This is what made that proposal so controversial. There was much talk about Government expenditure being a burden to later generations whereas this early release of super funds will impose a burden on tax payers down the track. It would be so bad it there wasn’t evidence of wrongdoing by some.

    • 1
      0

      no right answers here – it depends on how effectively the money is spent and what happens in the property or stock markets. If the money is the difference between owning a home rather than renting at retirement age then it’s a good thing, but it’s a risk that might be work out for some though not for all.

  3. 1
    1

    We (my wife and I) did all we could during our working lives to pay off our debts, our children’s uni fees, our mortgage, managed our living expenses, had few holidays, didn’t divorce or separate and saved where we could. Now we are both in our mid to late seventies. We get a part pension, have a reasonable amount in super and get a regular income that just meets expenses. So you would think, what are they bitching about? The problem is, though we are much better off than most aged people we had two major catastrophic upsets we had no idea would hit us. One was when my wife suddenenly became incapacitated and needed aged care for the rest of her life (Effective cost some $52,000 per annum and not including regular medical costs) and secondly, because we worked our guts out, the savings we managed to accumulate drastically reduced our part pension (deemed assets rates bull from DHS).
    Luckily, we employed a very well rounded, caring and educated financial planner who steered us through the CentreLink maze of benefits and deeming rates, often designed to cancel each other out and you end up with bugger all pension.
    On reflection, did we do the right thing? Should we have worked so hard? Why are we in the mid range of pensioner incomes? We now have little prospect of a comfortable and varied retirement, and the only way to enjoy the fruits of our labour is to plan to exist on minimum income for the next 10 years or so, or till we die.
    Neither of us has been near any beach in the past three years, not even a visit. That gives you some idea of how frugal we have become just to exist. A “fair go” we are told comes to those who “give a go”. Another PM super hype from Australia’s leading bullshit salesman. It didn’t work for us!

  4. 0
    2

    These ‘experts’ all seem to think money supply is not unlimited & it must grows on trees when we are raising families (school/uni/sporting fees, etc etc), paying mortgages & keeping old cars running (& need rego’s insurances & fuel as well as fixing break downs) – or trying to buy a new one/s if you are really wealthy/lucky, maintaining equipment (like household furmiture, washing machines, fridges, etc & having to do maintainance on said house & household equipment (hot water services dont go forever, spouting needs replacing, electrical wiring needs fixing, rooves replacing, plumbing, etc all COSTS MONEY…LOTS OF MONEY!! Oh & did I mention the mortgage to buy said house after marriage break up & paying out a partner- x 2 for me!!
    How are we meant to afford to put ‘enough’ super away for a rainy day/old age wit all this crap going on for the last 50 or 60 yrs before we actually think about retiring?? So much for education, these experts seem to have no idea, if they think we should be able to self fund our retirement rather than rely on govt assistance at some stage!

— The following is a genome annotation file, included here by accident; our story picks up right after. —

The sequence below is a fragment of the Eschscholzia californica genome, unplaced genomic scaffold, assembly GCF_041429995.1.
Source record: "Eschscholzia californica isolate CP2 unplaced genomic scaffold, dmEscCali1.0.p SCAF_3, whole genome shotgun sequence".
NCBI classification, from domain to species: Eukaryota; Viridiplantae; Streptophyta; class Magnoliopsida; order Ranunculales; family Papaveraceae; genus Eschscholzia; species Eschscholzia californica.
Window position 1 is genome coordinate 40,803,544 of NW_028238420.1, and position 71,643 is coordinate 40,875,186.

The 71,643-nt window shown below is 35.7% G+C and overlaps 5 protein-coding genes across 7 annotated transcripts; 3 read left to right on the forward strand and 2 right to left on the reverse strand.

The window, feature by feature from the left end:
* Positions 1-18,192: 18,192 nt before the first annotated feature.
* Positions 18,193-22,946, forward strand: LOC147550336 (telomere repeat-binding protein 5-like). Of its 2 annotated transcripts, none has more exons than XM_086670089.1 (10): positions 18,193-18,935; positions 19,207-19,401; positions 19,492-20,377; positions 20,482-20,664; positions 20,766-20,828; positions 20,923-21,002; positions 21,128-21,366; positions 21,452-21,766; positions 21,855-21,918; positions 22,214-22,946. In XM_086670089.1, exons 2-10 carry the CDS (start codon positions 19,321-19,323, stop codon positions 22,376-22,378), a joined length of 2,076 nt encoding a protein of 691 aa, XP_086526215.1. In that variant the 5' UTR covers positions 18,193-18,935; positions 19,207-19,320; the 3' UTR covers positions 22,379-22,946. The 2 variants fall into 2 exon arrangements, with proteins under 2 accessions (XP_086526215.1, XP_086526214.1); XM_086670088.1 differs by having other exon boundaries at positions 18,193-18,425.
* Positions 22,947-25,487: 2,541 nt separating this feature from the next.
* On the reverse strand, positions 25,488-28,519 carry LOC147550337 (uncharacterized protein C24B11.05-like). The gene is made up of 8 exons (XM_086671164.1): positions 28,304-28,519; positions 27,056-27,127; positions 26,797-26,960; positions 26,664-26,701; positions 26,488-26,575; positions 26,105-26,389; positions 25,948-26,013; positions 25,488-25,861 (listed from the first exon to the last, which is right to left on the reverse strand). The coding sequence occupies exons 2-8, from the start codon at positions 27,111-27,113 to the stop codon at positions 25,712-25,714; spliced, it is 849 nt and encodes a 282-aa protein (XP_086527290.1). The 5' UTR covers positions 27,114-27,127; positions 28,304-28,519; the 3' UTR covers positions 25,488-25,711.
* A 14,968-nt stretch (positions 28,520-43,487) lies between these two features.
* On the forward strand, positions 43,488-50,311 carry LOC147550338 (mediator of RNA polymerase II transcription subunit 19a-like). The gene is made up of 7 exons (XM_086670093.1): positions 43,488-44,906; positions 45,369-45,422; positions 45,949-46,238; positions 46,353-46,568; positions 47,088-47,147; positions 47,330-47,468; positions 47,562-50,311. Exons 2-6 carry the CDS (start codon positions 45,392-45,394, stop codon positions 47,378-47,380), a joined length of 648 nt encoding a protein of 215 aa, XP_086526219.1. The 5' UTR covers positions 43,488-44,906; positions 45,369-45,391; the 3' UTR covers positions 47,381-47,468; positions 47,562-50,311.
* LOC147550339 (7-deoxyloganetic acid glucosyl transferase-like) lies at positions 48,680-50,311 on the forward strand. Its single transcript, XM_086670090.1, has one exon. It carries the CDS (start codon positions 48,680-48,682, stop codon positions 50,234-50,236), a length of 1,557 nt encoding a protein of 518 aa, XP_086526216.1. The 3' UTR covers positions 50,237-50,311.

• 4
      1

      It is not the role of the government of any hue to pay for life’s ups and downs. There are literally millions of people who have raised families, got divorced (even multiple times), lost jobs, got sick and any other normal facts of life. The government is not there to insulate anyone from any of this. We all have personal responsibility and we all make choices and live with the consequences.
      The only role for the government is to provide a safety net for those who cannot fend for themselves (not those who choose not to fend for themselves). We as a society have expectations that the vulnerable will be looked after and to a large extent they are, we do have health care for all, there an aged pension (among a raft of other handouts people can apply for) plus a range of other supplements. Could these be at a higher rate? Maybe. But ultimately it was and remains up to the individual to provide for their future.

  5. 1
    2

    I object to the Aged Pension being described as a handout. The real handouts are the tax breaks those with very large balances in their super that in the not too distant future will cost the government more per annum than the aged pension.

  6. 2
    0

    I think that the following question needs to be answered before proceeding. What is “comfortable”? That word means so many things to so many people. It also depends on your lifestyle, how many people are involved in your retirement and the extent of where one wants to travel. If a couple has $300,000 in super, they will be able to access about $1000pw as well as having discounts on electricity, rates, water rates, telephone, car registration and licence fees if you live in NSW. I consider that amount as “comfortable” but others may need more or less than that to make the same statement.

    • 1
      0

      On ASFA site they quantify what they mean by modest and comfortable lifestyles.

    • 2
      0

      I understand that McDaddy, but that’s what they think is “comfortable” and that is merely an opinion. You and I also have opinions which may or may not agree with ASFA and who is to say that their opinion is the right one. I know my opinion is right for me and will certainly not be right for most others and I would be arrogant to even suggest that.

    • 2
      0

      I think their comfortable figures are far too high. We’ve been spending around $38K for the last two years and feels very comfortable. Live in the country and drive 8 hours to see family numerous times a year so petrol is costly but we could give up some things and have an even lower expenditure. Still have full hospital private cover for example.

      Helps that we don’t eat out, drink, smoke or take expensive holidays.